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A journey of ups and downs

Gain a better understanding of bipolar disorder — a mental health condition.

25-year-old Dennis* had just completed his undergraduate degree and started a new job at a large firm. His family noticed that he was slightly more irritable than usual, but put it down to the stress of a new job and did not think much of it.

In fact, Dennis had been catching only about an hour of sleep — if any at all — and was skipping most of his meals, which resulted in him losing a significant amount of weight. Initially, Dennis’ employers had praised his productivity, but they soon grew frustrated with his lack of focus on projects assigned to him. Things came to a head when Dennis was arrested for attempting to steal jewellery; he was found to be in an extremely elated state, proclaiming that these items were his “birthright”.

Dennis was brought to an emergency department for assessment by a doctor. The doctor found him to be highly energetic, irritable, impulsive, overly familiar and speaking very fast. After conferring with his family, the doctor also ascertained that a few years previously, Dennis had an episode of severe low mood that lasted for weeks. He was tired and lethargic all the time, could not get out of bed, barely ate or slept, found no enjoyment in his usual hobbies, and frequently talked about wanting to end his life. That was attributed to relationship problems at that time, and Dennis eventually recovered slowly over a few months. With evidence pointing to a relapse after the recovery, Dennis was diagnosed with bipolar disorder.
*Based on a generalisation of a patient’s account.


Experiencing highs and lows

Dennis is an illustration of an archetypal bipolar disorder patient, who experiences distinct episodes of extreme high moods, known as manic episodes, and extreme low moods, known as depressive episodes, each lasting days to weeks.

There is presently no clear cause of bipolar disorder, but a family history of bipolar disorder increases an individual’s risk of developing the illness. Social factors such as marital discord and unemployment could also be both contributory factors and outcomes of such mood problems.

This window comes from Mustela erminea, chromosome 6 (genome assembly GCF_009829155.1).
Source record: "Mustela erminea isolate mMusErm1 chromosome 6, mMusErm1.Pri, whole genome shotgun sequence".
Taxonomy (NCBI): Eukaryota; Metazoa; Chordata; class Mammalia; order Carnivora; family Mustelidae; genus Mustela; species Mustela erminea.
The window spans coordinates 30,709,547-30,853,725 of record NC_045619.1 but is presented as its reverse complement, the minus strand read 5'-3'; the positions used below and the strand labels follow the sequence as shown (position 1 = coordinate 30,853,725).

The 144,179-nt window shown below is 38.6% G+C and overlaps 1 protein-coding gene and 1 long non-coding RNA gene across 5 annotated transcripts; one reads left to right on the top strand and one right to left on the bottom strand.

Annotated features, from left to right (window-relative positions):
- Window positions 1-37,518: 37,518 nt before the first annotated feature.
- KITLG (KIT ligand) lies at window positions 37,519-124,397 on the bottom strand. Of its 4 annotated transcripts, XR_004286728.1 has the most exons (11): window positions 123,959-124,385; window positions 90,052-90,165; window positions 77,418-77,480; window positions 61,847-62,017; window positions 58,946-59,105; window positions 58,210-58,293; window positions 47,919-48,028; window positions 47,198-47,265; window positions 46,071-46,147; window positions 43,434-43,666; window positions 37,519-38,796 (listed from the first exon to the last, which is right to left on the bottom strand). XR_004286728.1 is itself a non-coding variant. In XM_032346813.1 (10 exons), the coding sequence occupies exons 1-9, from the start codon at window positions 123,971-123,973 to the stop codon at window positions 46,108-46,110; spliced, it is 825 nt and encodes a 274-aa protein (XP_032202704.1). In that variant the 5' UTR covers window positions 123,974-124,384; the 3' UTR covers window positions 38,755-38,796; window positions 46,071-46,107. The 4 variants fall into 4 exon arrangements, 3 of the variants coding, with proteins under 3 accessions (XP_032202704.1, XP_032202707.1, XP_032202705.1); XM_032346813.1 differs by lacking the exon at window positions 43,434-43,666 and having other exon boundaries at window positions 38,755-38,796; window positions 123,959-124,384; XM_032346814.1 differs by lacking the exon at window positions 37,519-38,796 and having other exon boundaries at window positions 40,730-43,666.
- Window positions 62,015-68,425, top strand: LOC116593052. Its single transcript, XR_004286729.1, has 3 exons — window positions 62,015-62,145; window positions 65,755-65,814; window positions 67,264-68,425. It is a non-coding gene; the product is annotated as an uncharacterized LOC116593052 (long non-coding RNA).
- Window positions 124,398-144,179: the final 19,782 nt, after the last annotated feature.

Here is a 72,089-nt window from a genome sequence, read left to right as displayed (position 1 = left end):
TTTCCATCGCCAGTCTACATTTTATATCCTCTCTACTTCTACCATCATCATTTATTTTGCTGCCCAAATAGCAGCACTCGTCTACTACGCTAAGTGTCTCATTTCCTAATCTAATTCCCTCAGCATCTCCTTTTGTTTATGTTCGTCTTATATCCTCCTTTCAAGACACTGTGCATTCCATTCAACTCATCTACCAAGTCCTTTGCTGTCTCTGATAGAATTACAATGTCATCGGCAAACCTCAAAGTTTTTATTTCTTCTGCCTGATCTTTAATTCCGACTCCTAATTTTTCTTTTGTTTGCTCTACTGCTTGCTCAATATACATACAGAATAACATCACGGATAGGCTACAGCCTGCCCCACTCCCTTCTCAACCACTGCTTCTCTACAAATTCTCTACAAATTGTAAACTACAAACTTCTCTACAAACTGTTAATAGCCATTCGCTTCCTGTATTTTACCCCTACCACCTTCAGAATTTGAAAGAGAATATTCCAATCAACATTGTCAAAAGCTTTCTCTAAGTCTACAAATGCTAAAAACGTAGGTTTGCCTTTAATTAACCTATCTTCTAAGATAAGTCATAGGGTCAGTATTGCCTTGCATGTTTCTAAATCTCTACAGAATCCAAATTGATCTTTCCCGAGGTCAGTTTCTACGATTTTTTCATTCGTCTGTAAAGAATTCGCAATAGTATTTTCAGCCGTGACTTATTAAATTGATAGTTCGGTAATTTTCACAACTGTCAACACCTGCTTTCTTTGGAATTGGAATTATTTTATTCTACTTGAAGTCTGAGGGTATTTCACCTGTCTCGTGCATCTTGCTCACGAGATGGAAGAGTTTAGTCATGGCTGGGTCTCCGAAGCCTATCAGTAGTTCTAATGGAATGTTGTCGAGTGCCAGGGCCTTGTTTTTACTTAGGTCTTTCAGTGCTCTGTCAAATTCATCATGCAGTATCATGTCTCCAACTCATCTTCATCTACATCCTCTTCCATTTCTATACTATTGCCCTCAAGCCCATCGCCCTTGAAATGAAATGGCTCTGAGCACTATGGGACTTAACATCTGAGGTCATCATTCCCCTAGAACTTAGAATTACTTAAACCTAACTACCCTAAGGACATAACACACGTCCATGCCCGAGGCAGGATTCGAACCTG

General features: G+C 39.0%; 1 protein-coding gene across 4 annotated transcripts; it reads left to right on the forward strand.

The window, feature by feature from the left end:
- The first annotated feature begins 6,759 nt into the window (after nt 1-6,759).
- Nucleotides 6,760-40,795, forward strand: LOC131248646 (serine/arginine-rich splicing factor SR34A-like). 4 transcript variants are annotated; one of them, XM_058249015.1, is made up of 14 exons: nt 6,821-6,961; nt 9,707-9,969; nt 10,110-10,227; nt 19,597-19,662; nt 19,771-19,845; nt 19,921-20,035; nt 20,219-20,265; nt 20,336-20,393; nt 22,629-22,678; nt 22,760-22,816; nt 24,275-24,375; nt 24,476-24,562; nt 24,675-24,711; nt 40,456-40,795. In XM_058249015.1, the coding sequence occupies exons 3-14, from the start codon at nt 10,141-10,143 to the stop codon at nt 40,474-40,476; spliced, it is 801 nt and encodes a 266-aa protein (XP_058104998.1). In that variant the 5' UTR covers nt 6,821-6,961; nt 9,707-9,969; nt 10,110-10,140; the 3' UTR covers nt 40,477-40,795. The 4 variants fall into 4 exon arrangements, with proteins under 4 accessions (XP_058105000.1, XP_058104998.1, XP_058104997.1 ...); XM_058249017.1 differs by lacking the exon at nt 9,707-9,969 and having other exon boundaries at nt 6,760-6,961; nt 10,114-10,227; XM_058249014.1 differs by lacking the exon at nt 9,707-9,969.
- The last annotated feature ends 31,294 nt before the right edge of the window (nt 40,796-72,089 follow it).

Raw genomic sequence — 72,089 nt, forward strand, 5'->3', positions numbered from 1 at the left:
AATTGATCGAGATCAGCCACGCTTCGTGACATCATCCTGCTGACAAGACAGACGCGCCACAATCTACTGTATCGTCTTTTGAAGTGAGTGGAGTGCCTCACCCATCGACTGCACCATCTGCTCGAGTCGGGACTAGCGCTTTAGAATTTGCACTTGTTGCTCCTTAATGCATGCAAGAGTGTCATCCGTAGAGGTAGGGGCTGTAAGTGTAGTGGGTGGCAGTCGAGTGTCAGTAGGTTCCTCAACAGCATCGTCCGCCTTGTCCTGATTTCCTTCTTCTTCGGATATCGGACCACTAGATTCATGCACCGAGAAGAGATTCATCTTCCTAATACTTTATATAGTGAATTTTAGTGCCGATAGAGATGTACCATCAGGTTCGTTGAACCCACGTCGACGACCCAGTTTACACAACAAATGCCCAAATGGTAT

Identifying and managing the issue

At Changi General Hospital (CGH), the Department of Psychological Medicine diagnoses patients through clinical interviews, with thorough histories obtained from both patients and their caregivers, to identify the clinical features of the illness. Psychiatrists might also use objective rating scales such as the Bipolar Depression Rating Scale (for symptoms of low mood) or the Young Mania Rating Scale (for symptoms of high mood) to identify symptoms and assess their severity. It is advisable for those with symptoms to seek medical attention promptly, as early identification and treatment of the condition greatly improves treatment outcomes.

Medications for treatment include mood stabilisers which target both extreme elated and depressed moods. Some also benefit from concurrent anti-depressants or sedatives. Patients may benefit from interpersonal and social rhythm therapy, where a therapist works with the patient in identifying disruptions in rhythm — such as changes in sleep patterns that can provoke relapses in bipolar disorder — and teaches them how to maintain routines to minimise these kinds of disruptions. Medical social workers may also be involved in the care of patients to manage contributing social factors, such as familial or marital discord, and difficulties in maintaining schooling or employment.


Caring for persons with bipolar disorder

Caring for a loved one with bipolar disorder can be a challenge, as their moods are unpredictable and cause stress and anxiety at home. There are some basic things caregivers can do to not only help your loved ones, but yourselves as well.

  • Encourage your loved ones to follow their medication prescriptions and attend clinic appointments regularly. Good treatment adherence can enable patients to lead fulfilling lives. Be aware of early signs of relapse, such as reduced sleep, unexplained fluctuations in mood, persistent irritability and impulsivity.
  • Know how and where to seek help for your loved ones. The Samaritans of Singapore (SOS) has a 24-hour mental health hotline (1-767), while the Institute of Mental Health (IMH) has a 24-hour Mobile Crisis Team (6389 2222). Patients can also be brought to any hospital’s emergency department for assessment by a doctor.
  • Be mindful of your own mental health and seek help if necessary. Caregivers are the most important members of patients’ support networks. Organisations such as the Caregivers’ Alliance (CAL) routinely organise counselling sessions and support groups for caregivers of patients with mental health conditions.

With good adherence to treatment and strong caregiver support, it is possible for patients to achieve full remission, with recent studies suggesting that one-third of patients can achieve remission within two years.

A journey of ups and downs